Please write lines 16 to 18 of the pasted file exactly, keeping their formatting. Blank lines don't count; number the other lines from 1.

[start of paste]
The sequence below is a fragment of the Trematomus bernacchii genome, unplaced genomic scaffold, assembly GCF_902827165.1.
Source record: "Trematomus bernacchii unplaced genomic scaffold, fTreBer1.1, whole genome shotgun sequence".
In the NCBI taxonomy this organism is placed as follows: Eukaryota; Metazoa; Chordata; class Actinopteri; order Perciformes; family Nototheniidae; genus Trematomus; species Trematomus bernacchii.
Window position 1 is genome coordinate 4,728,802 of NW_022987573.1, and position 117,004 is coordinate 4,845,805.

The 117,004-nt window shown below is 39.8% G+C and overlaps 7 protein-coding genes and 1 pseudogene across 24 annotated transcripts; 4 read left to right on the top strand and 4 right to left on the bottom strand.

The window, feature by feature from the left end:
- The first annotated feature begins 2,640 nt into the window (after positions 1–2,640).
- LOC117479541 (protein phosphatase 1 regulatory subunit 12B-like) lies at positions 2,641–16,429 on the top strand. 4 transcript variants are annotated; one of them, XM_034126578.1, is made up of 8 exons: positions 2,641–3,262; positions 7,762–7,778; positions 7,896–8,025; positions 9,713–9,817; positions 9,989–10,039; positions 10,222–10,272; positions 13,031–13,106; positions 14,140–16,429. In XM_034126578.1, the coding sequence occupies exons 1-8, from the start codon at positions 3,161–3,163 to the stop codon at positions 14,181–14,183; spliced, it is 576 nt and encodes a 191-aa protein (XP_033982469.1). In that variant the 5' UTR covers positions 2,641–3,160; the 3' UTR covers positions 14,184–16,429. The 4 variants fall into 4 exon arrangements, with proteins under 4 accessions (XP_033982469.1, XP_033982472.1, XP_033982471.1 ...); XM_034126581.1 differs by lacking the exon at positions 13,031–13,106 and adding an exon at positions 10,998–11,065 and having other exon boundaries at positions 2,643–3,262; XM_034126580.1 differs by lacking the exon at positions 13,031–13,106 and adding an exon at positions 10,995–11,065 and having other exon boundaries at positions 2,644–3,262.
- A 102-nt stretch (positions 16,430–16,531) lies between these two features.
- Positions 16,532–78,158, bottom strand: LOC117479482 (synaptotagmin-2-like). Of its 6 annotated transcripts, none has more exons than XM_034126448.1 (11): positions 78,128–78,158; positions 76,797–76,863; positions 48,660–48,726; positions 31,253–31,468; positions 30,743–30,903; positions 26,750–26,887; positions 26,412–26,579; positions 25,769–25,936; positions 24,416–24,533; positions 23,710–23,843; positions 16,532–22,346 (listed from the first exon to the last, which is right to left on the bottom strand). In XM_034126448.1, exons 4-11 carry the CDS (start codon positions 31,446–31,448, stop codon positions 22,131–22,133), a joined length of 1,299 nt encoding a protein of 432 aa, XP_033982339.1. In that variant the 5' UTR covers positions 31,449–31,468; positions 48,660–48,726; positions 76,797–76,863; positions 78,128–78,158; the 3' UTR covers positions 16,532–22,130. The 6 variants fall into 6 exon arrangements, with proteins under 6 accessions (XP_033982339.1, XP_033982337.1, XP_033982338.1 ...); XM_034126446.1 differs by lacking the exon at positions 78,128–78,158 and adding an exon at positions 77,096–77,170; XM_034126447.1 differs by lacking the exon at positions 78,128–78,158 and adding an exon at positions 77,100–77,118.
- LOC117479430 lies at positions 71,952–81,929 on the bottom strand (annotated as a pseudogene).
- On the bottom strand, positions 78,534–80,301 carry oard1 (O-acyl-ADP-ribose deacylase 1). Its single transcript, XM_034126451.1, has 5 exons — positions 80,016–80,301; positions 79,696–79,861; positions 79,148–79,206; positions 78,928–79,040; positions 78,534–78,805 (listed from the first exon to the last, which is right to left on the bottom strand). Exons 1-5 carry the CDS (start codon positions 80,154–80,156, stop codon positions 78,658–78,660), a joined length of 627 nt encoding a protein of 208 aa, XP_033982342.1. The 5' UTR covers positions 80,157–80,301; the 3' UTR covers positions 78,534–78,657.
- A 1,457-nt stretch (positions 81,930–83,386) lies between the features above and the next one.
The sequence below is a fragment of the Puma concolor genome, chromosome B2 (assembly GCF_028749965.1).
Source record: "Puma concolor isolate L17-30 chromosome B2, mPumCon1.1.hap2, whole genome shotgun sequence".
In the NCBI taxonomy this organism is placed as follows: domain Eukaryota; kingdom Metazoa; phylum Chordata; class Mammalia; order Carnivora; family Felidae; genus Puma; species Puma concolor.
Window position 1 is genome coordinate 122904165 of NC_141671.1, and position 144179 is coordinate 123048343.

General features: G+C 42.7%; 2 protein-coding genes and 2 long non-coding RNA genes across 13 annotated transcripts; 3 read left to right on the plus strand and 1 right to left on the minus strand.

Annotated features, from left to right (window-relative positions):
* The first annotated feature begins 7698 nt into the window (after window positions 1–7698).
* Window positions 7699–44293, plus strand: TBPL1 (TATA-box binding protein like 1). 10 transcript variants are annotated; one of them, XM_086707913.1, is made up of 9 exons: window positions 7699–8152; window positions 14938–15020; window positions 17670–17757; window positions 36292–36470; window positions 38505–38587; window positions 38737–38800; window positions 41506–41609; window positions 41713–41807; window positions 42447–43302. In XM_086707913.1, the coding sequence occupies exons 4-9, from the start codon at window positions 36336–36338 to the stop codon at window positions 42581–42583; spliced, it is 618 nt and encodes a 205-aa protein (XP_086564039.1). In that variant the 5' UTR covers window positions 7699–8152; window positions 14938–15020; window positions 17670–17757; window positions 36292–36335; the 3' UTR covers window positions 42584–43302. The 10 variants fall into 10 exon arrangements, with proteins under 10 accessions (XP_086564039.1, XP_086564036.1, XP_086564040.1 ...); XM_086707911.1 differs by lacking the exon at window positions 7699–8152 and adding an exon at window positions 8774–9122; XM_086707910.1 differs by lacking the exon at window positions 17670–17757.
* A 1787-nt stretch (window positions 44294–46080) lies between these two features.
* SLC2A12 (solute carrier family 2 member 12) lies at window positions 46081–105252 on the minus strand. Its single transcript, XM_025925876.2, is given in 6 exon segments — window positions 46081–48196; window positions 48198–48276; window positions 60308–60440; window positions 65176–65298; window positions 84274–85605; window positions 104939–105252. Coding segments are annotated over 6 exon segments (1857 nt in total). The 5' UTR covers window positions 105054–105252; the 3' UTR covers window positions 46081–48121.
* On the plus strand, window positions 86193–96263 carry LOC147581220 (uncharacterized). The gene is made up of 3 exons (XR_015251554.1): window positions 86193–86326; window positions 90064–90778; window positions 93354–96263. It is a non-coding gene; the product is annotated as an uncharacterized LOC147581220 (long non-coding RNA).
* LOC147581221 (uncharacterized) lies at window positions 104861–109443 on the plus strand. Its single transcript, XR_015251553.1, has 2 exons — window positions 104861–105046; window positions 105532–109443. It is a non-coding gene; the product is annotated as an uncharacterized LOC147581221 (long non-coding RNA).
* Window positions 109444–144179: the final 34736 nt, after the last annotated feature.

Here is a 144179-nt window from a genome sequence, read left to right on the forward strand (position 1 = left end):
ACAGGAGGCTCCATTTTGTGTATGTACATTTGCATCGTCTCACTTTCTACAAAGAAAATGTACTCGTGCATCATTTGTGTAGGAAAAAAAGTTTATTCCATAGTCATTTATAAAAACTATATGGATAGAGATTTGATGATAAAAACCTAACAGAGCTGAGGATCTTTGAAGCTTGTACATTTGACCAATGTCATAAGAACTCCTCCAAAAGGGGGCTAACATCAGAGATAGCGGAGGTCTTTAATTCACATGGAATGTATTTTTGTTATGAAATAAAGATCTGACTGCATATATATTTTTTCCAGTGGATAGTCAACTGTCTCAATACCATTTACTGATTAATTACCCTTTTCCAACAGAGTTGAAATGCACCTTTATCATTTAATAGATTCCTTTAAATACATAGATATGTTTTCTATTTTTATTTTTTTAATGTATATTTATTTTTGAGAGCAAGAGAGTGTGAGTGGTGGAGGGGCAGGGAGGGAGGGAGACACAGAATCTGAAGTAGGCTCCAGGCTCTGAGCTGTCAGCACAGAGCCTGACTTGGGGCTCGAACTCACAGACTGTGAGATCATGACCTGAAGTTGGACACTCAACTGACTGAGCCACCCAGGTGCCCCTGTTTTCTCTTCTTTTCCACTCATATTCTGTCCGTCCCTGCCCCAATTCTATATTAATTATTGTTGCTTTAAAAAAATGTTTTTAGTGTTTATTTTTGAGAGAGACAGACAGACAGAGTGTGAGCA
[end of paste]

In the NCBI taxonomy this organism is placed as follows: domain Eukaryota; kingdom Metazoa; phylum Chordata; class Mammalia; order Carnivora; family Felidae; genus Puma; species Puma concolor.
Window position 1 is genome coordinate 122904165 of NC_141671.1, and position 144179 is coordinate 123048343.

General features: G+C 42.7%; 2 protein-coding genes and 2 long non-coding RNA genes across 13 annotated transcripts; 3 read left to right on the plus strand and 1 right to left on the minus strand.